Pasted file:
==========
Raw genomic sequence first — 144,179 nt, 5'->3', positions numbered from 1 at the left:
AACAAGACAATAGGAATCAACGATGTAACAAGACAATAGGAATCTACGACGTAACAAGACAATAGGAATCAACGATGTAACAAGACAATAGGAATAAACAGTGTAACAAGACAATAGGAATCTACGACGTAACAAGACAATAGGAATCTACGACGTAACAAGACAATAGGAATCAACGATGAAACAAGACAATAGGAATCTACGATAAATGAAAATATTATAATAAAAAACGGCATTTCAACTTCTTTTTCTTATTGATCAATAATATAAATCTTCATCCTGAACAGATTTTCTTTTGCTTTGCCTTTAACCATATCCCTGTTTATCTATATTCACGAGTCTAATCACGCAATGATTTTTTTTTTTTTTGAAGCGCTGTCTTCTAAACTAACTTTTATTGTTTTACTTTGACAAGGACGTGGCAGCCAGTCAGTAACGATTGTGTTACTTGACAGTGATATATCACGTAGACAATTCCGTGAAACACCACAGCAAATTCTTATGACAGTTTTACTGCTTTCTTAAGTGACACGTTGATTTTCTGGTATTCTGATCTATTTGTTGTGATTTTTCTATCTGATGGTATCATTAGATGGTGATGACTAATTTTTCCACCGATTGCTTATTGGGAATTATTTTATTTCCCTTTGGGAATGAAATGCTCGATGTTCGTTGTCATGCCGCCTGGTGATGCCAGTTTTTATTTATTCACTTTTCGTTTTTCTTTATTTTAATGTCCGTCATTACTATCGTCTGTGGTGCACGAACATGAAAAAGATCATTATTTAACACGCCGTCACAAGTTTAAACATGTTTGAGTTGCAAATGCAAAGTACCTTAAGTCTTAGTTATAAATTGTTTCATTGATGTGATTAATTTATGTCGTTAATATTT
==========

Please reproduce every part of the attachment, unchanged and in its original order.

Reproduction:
Raw genomic sequence first — 144,179 nt, 5'->3', positions numbered from 1 at the left:
AACAAGACAATAGGAATCAACGATGTAACAAGACAATAGGAATCTACGACGTAACAAGACAATAGGAATCAACGATGTAACAAGACAATAGGAATAAACAGTGTAACAAGACAATAGGAATCTACGACGTAACAAGACAATAGGAATCTACGACGTAACAAGACAATAGGAATCAACGATGAAACAAGACAATAGGAATCTACGATAAATGAAAATATTATAATAAAAAACGGCATTTCAACTTCTTTTTCTTATTGATCAATAATATAAATCTTCATCCTGAACAGATTTTCTTTTGCTTTGCCTTTAACCATATCCCTGTTTATCTATATTCACGAGTCTAATCACGCAATGATTTTTTTTTTTTTTGAAGCGCTGTCTTCTAAACTAACTTTTATTGTTTTACTTTGACAAGGACGTGGCAGCCAGTCAGTAACGATTGTGTTACTTGACAGTGATATATCACGTAGACAATTCCGTGAAACACCACAGCAAATTCTTATGACAGTTTTACTGCTTTCTTAAGTGACACGTTGATTTTCTGGTATTCTGATCTATTTGTTGTGATTTTTCTATCTGATGGTATCATTAGATGGTGATGACTAATTTTTCCACCGATTGCTTATTGGGAATTATTTTATTTCCCTTTGGGAATGAAATGCTCGATGTTCGTTGTCATGCCGCCTGGTGATGCCAGTTTTTATTTATTCACTTTTCGTTTTTCTTTATTTTAATGTCCGTCATTACTATCGTCTGTGGTGCACGAACATGAAAAAGATCATTATTTAACACGCCGTCACAAGTTTAAACATGTTTGAGTTGCAAATGCAAAGTACCTTAAGTCTTAGTTATAAATTGTTTCATTGATGTGATTAATTTATGTCGTTAATATTT